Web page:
|As we have seen in the examples above, although a very simple system, gene expression programming exhibits already a complex development. The most complex individuals evolved by GEP contain, besides the head and the tail, extra domains encoding one-element sub-ETs. These one-element sub-ETs interact with the main sub-ET encoded in the head/tail domain, forming a more complex entity with a complex network of interactions.
One such architecture was developed to manipulate random numerical constants in symbolic regression
(Ferreira 2001). For instance, the following chromosome:
contains an extra domain Dc (shown in blue) encoding random numerical constants. Its translation is shown in
Figure 2.14. In section 4.2 we will learn how these sub-ETs interact with one another so that the individual is fully developed.
Figure 2.14. Translation of chromosomes with multiple domains.
a) A multi-domain chromosome composed of a conventional head/tail domain and an extra domain (Dc) encoding random numerical constants (shown in bold).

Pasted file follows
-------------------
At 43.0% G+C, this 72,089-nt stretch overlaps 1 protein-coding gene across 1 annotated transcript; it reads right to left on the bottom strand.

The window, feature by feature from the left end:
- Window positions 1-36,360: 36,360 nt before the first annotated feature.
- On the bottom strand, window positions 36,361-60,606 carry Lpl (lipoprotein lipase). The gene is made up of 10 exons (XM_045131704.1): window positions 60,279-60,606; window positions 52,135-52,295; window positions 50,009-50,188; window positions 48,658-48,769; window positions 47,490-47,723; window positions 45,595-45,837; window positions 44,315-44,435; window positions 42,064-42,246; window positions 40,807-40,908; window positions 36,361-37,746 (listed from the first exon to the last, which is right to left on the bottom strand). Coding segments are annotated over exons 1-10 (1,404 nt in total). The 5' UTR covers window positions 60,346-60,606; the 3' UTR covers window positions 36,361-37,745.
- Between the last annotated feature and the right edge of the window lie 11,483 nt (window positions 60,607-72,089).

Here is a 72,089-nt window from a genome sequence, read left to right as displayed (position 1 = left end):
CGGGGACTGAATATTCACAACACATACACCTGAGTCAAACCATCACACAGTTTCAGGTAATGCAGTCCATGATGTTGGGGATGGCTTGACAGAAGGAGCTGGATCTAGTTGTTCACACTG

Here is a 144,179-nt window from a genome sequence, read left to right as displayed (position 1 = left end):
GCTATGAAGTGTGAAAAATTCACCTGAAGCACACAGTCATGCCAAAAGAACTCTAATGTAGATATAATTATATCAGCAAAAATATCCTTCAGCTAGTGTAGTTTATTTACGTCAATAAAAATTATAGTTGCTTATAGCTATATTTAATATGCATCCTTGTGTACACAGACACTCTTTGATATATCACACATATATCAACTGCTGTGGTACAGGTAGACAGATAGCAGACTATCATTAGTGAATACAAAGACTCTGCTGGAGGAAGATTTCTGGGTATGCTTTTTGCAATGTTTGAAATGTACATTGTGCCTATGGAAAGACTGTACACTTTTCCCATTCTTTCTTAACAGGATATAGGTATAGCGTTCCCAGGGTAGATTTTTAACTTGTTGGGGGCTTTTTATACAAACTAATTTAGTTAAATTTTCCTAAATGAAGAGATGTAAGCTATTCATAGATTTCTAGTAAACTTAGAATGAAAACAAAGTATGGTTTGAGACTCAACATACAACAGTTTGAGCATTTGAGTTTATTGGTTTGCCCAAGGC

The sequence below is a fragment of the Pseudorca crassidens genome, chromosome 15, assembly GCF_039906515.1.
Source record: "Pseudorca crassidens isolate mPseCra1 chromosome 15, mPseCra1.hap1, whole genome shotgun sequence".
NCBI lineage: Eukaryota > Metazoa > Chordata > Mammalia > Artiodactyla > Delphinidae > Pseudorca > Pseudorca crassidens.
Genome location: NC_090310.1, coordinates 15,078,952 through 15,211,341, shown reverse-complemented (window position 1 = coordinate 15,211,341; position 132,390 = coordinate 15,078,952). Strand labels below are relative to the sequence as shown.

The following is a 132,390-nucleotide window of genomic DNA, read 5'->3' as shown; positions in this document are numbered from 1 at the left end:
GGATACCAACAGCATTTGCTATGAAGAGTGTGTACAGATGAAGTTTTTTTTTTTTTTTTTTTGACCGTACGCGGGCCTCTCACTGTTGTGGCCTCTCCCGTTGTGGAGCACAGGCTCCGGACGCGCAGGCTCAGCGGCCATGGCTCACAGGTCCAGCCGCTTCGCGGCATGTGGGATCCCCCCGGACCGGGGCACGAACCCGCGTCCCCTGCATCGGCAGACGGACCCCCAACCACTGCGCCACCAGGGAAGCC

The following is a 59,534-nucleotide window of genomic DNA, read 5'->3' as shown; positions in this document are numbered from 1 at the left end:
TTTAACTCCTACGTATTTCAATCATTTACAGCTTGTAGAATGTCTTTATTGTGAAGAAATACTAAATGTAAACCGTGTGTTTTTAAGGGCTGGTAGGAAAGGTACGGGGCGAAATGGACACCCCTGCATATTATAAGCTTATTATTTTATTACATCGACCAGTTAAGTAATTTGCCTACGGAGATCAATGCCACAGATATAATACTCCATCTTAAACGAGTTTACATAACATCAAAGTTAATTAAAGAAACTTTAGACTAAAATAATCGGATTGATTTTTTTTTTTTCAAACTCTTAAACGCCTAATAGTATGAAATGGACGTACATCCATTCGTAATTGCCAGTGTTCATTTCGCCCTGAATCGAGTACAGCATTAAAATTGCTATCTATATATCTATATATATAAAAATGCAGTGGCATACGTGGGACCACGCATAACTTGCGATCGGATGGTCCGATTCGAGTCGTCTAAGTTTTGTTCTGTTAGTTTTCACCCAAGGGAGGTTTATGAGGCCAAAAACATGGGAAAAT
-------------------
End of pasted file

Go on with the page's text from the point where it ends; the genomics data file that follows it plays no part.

b) The sub-ETs codified by each gene. The one-element sub-ETs encoded in Dc are placed together apart. “?” represents the random numerical constants encoded in the numerals of Dc. How all these sub-ETs interact will be shown in
Multiple domains are also used to design neural networks totally encoded in a linear genome (see
chapter 5). These neural networks are one of the most complex kind of individual evolved by GEP. In this case, the network architecture is encoded in a conventional head/tail domain whereas the weights and thresholds are encoded in two extra domains, Dw and Dt, each composed of one-element genes. The chromosome below contains two extra domains encoding the weights and the thresholds (the domains are shown in different
Its translation is shown in Figure 2.15. In
chapter 5 we will learn the rules of their complete development and how populations of these complex individuals evolve, finding solutions to problems in the form of a GEP encoded neural network.
Figure 2.15. Translation of chromosomes with multiple domains.
a) A multi-domain chromosome composed of a conventional head/tail domain encoding the neural network architecture, and two extra domains – one encoding the weights (Dw) of the neural network and another the thresholds (Dt). Dw and Dt are shown in different shades.
b) The sub-ETs codified by each gene. The one-element sub-ETs encoded in Dw and Dt are placed together apart. “U”, “D”, and “T” represent, respectively, functions with connectivity one, two, and three. How all these sub-ETs interact will be shown in